An unexpected new gun this year is the Taurus Model 4510 Public Defender, a smaller frame, snub nose, semi-hammerless version of the Judge .410 gauge revolver. This lighter, compact model chambered for 2.5-inch .410 shot shells as well as .45 Colt ammunition is built on the Taurus Model 85-sized frame. The five-shot combo gun, small enough for concealed carry or home protection, has a specially rifled barrel finely tuned to spread the shot pattern at close quarters or to guide the bullet to the target. (www.taurususa.com)
Vltor, largely known for their AR components, including their versatile, cleverly designed Modstock, Vltor announced their Fortis pistol at SHOT. Available in 10mm or .45ACP, the Fortis is a dead ringer for the distinctive Bren Ten pistol that introduced the 10mm cartridge. The new Fortis is poised to be a much more successful pistol than its ill-fated forebear. (www.vltor.com)
Perhaps one of the most under-estimated firearms manufacturers in the world, CZ-USA has introduced two new variants of its well-proven CZ-75. The first, the SP-01 Phantom, is a polymer-framed variant of their light-rail-equipped SP-01. In addition to having a lightweight grip frame that holds 16 + 1 rounds of 9mm, the Phantom has an interchangeable backstrap system that lets you fit the gun to the shooter’s hand. Also in the lightweight class is their P-07 Duty, a 16 + 1 9mm with a newly designed trigger system. Although it comes with a decocker installed, it also comes with a traditional safety, and can be converted with a simple parts change. (www.cz-usa.com)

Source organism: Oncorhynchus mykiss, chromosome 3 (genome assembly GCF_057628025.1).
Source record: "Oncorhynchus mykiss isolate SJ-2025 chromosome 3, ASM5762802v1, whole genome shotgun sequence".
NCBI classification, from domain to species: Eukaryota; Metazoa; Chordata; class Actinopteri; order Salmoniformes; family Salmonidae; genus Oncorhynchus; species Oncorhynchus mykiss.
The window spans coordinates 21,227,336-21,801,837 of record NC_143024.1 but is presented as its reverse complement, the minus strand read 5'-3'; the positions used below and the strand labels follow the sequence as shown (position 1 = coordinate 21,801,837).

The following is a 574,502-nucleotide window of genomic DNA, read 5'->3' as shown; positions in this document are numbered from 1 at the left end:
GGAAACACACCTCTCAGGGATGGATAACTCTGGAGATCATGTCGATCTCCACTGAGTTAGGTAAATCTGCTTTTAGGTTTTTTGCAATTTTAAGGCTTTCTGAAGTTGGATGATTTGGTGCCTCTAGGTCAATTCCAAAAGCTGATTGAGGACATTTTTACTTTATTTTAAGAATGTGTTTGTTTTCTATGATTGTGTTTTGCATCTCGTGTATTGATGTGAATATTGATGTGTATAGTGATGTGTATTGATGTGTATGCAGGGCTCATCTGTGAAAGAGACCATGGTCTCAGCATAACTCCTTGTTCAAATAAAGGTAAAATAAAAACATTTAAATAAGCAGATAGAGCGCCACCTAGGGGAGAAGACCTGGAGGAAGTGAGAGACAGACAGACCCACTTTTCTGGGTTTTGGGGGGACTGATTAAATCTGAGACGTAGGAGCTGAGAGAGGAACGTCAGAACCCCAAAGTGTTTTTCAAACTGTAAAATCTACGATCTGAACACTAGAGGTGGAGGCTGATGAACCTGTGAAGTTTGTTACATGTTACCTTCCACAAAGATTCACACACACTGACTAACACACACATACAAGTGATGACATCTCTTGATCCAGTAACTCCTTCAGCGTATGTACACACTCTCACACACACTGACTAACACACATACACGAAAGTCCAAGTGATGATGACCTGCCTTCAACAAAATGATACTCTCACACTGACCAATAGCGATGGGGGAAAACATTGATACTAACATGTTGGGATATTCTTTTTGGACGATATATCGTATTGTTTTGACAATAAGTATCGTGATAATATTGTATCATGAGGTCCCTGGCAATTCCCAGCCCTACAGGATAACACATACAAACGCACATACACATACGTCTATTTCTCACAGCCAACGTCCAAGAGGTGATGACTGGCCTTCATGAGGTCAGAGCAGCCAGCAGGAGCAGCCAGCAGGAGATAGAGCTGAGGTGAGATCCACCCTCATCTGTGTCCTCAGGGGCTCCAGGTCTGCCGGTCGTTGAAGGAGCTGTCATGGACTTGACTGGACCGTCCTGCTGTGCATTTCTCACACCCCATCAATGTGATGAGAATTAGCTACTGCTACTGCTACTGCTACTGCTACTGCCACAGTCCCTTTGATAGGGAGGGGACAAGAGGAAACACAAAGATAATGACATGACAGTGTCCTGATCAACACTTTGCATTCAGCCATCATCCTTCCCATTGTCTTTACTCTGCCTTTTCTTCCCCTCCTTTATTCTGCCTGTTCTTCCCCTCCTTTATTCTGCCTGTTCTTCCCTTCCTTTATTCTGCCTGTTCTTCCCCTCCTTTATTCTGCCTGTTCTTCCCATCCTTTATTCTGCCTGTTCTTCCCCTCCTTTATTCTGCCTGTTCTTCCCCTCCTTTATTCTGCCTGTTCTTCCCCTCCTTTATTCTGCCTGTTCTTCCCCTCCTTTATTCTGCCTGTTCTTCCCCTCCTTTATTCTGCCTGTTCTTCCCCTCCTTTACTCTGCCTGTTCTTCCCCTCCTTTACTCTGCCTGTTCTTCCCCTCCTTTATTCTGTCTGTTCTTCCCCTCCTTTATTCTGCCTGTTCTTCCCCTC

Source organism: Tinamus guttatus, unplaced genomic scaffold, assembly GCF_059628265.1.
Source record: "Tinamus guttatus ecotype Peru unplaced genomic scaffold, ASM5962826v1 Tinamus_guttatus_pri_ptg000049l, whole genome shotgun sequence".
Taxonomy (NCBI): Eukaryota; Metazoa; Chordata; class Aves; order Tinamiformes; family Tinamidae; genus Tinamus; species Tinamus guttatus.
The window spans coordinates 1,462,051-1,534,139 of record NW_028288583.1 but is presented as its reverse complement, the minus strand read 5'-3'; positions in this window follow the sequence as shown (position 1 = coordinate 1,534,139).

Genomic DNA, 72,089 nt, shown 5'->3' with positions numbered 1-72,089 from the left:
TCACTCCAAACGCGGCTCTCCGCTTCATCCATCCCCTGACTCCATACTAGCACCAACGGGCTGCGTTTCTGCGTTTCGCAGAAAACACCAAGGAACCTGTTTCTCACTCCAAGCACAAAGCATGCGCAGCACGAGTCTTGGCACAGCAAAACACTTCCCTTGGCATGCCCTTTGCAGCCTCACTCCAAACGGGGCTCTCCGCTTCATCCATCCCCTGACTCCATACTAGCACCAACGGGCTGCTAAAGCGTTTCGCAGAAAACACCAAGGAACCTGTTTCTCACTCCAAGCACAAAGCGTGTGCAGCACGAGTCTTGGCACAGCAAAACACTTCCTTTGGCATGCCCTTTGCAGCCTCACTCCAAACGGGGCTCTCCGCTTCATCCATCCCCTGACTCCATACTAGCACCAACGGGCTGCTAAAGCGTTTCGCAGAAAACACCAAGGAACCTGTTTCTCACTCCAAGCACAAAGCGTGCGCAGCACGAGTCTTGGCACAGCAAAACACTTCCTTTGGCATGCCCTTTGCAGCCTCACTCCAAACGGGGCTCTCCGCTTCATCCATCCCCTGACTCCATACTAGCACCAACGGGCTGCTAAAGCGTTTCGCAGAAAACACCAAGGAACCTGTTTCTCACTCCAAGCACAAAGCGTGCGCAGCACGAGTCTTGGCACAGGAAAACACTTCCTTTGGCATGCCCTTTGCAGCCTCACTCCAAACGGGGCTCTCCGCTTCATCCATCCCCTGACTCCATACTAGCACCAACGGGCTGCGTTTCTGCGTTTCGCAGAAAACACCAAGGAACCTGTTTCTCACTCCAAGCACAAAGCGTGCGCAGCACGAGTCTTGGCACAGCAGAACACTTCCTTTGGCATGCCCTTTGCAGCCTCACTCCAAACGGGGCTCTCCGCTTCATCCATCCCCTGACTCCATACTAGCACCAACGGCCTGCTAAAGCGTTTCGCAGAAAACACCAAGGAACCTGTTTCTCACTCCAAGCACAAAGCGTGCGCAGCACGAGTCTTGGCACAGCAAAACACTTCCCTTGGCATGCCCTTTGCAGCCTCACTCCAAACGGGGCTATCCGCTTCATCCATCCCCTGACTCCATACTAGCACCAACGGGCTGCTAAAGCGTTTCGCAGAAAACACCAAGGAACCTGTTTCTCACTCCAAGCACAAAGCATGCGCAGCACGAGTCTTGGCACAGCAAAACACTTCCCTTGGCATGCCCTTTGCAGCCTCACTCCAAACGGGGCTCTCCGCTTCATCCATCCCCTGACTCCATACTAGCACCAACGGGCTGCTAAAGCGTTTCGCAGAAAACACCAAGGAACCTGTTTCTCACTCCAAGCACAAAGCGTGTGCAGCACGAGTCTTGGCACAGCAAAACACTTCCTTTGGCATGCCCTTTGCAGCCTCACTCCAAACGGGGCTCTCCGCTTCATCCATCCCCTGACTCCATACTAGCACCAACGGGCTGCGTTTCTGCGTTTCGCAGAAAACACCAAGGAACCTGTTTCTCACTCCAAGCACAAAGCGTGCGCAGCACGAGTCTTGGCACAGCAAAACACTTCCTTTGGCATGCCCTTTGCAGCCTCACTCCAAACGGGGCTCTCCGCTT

SIG SAUER debuts their P556. Patterned after their 556 line of high-tech rifles, the P556 is a handgun variant with a short, 10-inch barrel. A truly formidable weapon for such tasks as vehicle defense, the P556 comes with a miniature red dot sight, and can be had with either a traditional polymer forend or as the SWAT variant with an alloy rail forend.
In addition to their Blackwater line of pistols, they have also introduced .22LR variants of their popular P220, P226, and P229, for which they began to offer rimfire conversion kits last year. Several other special-purpose models made it into the catalog this year, perhaps the most interesting of which is their P226 Dark Elite, a compact service pistol equipped with a beavertail, adjustable night sights, and a suppressor-ready threaded barrel.
European American Armory, of course, had their full line of Witness pistols out. Available in steel or polymer frame, in 9mm, .38 Super, .40, .45ACP and 10mm cartridges in full, carry or compact sizes. Their Gold Team, Limited and Limited Pro are competition ready right out of the box, while their Stock 1 and Stock 2 are designed specifically for IPSC Production Class. The Witness Hunter in .45ACP and 10mm is perfect for hunting or long-range shooting. (www.eaa-corp.com)
Little guns are making a big impression this year. Never has so much…
by Tactical-Life.com / Jun 26, 2009